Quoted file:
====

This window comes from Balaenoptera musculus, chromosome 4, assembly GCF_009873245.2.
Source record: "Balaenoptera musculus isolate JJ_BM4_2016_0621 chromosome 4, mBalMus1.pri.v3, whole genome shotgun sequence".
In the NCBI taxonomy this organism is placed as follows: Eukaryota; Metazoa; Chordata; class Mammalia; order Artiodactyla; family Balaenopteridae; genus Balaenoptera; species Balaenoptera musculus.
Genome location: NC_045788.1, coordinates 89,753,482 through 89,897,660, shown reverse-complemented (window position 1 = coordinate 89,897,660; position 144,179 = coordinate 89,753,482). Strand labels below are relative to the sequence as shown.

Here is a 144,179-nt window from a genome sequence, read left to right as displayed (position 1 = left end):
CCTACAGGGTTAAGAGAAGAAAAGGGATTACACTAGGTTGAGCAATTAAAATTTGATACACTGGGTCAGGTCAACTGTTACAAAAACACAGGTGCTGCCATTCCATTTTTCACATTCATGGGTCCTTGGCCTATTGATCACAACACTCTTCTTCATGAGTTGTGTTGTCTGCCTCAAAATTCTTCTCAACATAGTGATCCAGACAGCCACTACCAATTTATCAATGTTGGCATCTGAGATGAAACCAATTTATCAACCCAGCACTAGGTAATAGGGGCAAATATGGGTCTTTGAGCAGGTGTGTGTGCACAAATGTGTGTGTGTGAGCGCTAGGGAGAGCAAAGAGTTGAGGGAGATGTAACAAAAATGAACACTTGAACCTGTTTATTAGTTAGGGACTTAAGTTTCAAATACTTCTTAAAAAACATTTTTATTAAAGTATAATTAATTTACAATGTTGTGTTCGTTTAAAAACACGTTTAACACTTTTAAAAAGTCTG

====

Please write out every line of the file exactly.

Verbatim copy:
This window comes from Balaenoptera musculus, chromosome 4, assembly GCF_009873245.2.
Source record: "Balaenoptera musculus isolate JJ_BM4_2016_0621 chromosome 4, mBalMus1.pri.v3, whole genome shotgun sequence".
In the NCBI taxonomy this organism is placed as follows: Eukaryota; Metazoa; Chordata; class Mammalia; order Artiodactyla; family Balaenopteridae; genus Balaenoptera; species Balaenoptera musculus.
Genome location: NC_045788.1, coordinates 89,753,482 through 89,897,660, shown reverse-complemented (window position 1 = coordinate 89,897,660; position 144,179 = coordinate 89,753,482). Strand labels below are relative to the sequence as shown.

Here is a 144,179-nt window from a genome sequence, read left to right as displayed (position 1 = left end):
CCTACAGGGTTAAGAGAAGAAAAGGGATTACACTAGGTTGAGCAATTAAAATTTGATACACTGGGTCAGGTCAACTGTTACAAAAACACAGGTGCTGCCATTCCATTTTTCACATTCATGGGTCCTTGGCCTATTGATCACAACACTCTTCTTCATGAGTTGTGTTGTCTGCCTCAAAATTCTTCTCAACATAGTGATCCAGACAGCCACTACCAATTTATCAATGTTGGCATCTGAGATGAAACCAATTTATCAACCCAGCACTAGGTAATAGGGGCAAATATGGGTCTTTGAGCAGGTGTGTGTGCACAAATGTGTGTGTGTGAGCGCTAGGGAGAGCAAAGAGTTGAGGGAGATGTAACAAAAATGAACACTTGAACCTGTTTATTAGTTAGGGACTTAAGTTTCAAATACTTCTTAAAAAACATTTTTATTAAAGTATAATTAATTTACAATGTTGTGTTCGTTTAAAAACACGTTTAACACTTTTAAAAAGTCTG